You fall off your bike and break your collarbone, and your doctor tells you to stay off the bike for six to eight weeks. Lance Armstrong falls and breaks his collarbone in multiple places, and he's back in the saddle in a couple of weeks.
You stub your big toe and the pain has you hobbling for weeks. UNC point guard Ty Lawson jams his and two days later plays 36 minutes.
Tiger Woods injures the anterior cruciate ligament in his left knee and goes on to win five of his next six golf tournaments before deciding to have surgery. You injure your ACL and sit on the couch watching Woods.
Why is it that injuries that take the rest of us out of action for weeks, months or possibly forever, only bench elite athletes for a short time? Is their body makeup that superior? Do they have a heightened tolerance for pain? Do they have access to cures of modern medicine unavailable to the rest of us? Are they simply treated differently?
The answer, according to those whose job it is to mend our broken bodies: Yes.
Laparoscopic surgery, which requires much smaller incisions, is one of several medical procedures pioneered to help athletes get back in the game faster.
"Philosophically speaking, sports medicine is something of a space program for orthopedic care," says Dr. Claude Moorman, director of sports medicine at Duke Health. "Advances gained through those efforts trickle down to all of us."
One of the more common applications of laparoscopic surgery is quick repair of damaged knees.
"In the '70s," says Moorman, previously the team physician for the NFL's Baltimore Ravens, "athletes would have what we called 'zippers' on both knees" _ long, zipper-looking incisions where doctors had gone in to make repairs.
"Very seldom would you have surgery and be back in the same season," Moorman says. "Now, they're back playing in two to four weeks."
PAIN TOUGHENS ATHLETES
Will Armstrong feel pain in his collarbone -- now being held in place by a 5-inch stainless steel plate and a dozen screws -- as he trains for a three-week race that begins next month? Probably. Was Lawson aware of his big toe during the Final Four weekend? No doubt. Did Woods test even his renowned mettle during an eight-month rehab from ACL surgery? More than likely.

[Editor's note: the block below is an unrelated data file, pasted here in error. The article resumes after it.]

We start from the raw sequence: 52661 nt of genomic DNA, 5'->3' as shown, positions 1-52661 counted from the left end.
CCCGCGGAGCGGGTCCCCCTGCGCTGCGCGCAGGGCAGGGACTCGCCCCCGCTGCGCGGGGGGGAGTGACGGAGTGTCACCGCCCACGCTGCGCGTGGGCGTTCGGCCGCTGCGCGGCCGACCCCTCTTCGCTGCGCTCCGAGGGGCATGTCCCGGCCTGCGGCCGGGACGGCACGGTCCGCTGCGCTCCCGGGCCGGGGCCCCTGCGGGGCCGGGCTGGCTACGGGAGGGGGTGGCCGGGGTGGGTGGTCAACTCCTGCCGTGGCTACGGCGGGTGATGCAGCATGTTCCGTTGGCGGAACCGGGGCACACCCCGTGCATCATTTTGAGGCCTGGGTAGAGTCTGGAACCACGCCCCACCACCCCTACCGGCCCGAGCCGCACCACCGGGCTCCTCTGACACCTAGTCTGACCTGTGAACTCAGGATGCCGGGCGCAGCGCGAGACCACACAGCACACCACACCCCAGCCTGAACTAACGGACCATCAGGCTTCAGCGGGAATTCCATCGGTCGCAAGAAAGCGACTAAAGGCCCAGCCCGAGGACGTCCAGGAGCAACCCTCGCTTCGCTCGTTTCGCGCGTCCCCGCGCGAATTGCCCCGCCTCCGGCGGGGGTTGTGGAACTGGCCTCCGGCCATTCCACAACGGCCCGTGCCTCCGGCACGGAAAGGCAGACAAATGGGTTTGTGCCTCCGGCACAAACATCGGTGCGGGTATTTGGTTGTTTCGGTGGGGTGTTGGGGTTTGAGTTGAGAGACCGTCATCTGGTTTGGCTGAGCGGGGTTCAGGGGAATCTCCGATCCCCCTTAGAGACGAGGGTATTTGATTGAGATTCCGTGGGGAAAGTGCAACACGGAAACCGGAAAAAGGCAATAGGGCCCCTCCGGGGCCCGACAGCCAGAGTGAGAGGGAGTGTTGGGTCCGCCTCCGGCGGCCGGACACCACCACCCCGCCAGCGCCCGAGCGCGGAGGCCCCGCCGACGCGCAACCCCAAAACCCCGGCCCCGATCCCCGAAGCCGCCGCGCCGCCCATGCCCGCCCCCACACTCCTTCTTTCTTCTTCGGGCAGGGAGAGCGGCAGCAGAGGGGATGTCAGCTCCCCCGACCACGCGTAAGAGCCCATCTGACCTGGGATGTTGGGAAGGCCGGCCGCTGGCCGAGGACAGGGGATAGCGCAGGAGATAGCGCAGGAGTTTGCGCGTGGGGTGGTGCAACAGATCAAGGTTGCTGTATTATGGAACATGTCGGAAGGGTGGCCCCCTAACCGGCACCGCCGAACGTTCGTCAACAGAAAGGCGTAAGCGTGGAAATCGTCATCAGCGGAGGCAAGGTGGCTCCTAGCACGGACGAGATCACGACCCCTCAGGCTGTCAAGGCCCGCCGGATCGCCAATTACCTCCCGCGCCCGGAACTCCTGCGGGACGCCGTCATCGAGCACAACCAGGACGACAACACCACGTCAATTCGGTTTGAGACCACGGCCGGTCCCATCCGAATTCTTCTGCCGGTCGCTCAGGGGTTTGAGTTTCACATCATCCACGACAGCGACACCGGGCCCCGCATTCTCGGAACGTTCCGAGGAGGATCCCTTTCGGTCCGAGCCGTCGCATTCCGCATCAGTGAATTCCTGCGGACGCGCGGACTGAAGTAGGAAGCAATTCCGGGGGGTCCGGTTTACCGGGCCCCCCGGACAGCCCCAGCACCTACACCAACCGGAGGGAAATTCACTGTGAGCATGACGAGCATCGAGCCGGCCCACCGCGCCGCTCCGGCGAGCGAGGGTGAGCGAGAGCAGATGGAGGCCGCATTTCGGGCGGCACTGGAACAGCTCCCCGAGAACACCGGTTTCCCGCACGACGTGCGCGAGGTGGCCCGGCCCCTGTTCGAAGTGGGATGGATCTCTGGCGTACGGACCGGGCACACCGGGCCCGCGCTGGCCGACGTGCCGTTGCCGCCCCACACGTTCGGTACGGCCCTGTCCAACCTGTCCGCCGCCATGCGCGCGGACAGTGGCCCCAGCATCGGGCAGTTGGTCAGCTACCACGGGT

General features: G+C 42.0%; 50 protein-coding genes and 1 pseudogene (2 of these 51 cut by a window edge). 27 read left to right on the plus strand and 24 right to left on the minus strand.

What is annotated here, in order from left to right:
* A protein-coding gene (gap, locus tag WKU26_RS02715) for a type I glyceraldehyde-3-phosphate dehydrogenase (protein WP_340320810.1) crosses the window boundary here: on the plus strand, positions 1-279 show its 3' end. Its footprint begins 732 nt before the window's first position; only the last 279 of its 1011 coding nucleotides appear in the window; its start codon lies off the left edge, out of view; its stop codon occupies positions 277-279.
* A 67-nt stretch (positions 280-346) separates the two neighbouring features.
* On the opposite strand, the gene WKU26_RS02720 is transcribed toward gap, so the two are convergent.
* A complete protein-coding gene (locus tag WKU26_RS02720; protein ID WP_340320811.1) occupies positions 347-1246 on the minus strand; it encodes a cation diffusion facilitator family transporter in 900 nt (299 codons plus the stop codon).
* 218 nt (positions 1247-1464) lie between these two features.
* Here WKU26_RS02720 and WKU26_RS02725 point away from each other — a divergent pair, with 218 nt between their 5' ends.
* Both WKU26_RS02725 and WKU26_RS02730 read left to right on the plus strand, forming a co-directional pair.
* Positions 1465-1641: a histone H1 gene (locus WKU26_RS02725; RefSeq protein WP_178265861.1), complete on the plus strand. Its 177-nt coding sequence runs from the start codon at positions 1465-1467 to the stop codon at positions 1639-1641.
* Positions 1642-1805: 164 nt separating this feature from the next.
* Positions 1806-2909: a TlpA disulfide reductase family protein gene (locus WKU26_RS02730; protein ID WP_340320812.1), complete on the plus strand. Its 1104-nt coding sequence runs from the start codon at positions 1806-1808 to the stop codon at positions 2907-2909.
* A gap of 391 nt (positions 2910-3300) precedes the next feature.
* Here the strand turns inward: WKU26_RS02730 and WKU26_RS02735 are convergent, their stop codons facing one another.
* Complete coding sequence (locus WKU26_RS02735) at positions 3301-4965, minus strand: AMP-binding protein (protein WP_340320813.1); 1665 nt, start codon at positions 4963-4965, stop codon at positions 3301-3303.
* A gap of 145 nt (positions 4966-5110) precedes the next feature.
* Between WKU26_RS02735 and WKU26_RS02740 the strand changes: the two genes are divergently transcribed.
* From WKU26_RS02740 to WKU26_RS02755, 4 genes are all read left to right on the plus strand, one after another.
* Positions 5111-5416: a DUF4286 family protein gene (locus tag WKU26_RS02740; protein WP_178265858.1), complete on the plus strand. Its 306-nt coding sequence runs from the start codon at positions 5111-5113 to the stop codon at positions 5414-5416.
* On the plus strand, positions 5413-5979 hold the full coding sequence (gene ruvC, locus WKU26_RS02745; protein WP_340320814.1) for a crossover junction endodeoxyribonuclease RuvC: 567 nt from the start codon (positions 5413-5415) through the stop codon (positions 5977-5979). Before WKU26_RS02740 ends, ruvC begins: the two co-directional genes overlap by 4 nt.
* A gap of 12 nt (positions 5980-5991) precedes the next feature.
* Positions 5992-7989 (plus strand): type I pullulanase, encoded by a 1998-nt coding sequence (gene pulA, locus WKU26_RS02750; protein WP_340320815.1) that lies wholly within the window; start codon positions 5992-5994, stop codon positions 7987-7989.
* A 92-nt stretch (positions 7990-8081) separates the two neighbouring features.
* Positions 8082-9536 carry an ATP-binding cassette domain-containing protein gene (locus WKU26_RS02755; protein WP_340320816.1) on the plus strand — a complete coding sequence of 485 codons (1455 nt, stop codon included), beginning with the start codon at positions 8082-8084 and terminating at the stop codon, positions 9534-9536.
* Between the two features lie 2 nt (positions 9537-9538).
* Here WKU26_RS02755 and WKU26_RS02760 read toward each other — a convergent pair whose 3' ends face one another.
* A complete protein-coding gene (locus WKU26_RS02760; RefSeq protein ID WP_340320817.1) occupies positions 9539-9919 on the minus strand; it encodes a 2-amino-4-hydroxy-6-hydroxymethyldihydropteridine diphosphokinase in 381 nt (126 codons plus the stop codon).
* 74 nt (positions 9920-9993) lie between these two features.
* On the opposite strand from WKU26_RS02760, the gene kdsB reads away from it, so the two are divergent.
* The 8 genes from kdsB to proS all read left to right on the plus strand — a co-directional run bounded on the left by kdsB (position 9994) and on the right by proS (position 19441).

But it didn't stop them. That, says Howard, is a large part of what make them Lance Armstrong, Ty Lawson and Tiger Woods.
"Any superb athlete can handle pain," says Howard. "When you get to be at that level, you're a different breed of cat."
In part, he says, it's because they're used to it. To reach that level they've had to endure so much pain that it becomes commonplace.
That resolve and willingness to put up with some pain helps elite athletes rebound from any number of injuries more quickly, says Howard.
HEAD INJURIES TAKE LONGER
There is one area where advances in medicine have lengthened the amount of time an athlete is benched: concussions.
"With concussions, we used to just wait until we thought your head was cleared," says Howard. A lot of times, he adds, that meant a kid being able to answer "yes" when the coach asked, "You ready to go back in?"
Today, multiple concussions will end a pro career with no such questions asked. Two Super Bowl quarterbacks -- the Dallas Cowboys' Troy Aikman and San Francisco 49ers' Steve Young -- are prime examples.
But football helmets have been designed to be more protective -- helmets used by West Mecklenburg High School in Charlotte even have impact sensors -- and Howard says growing awareness is leading to increased caution at all levels.
The next big advance in sports-driven, futuristic medical technology may be platelet-rich plasma therapy, a technique intended to help injuries such as tennis elbow and knee tendinitis heel more quickly. The therapy involves taking a patient's own blood, extracting the platelets, and then injecting them into the damaged muscle, bone or other tissue to stimulate healing.
Despite such medical advances, common-sense solutions still have their place.
William Howard, an orthopedic surgeon with the Arnold Palmer SportsHealth Center at Baltimore's Union Memorial Hospital recalls the story of another athlete, this one a runner, who came in one Friday with an ingrown toenail that had caused severe infection.
"He said, 'Doc, I'm training to run a marathon, can you fix me?' I said, 'Well, sure. When's the marathon?' He said, 'Monday.'"
It was the Boston Marathon and he was not to be denied.
"So I fixed him up and he had a personal best," says Howard. "And you know what I did?
"I cut the end off his shoe."
(c) 2009, The News & Observer (Raleigh, N.C.).
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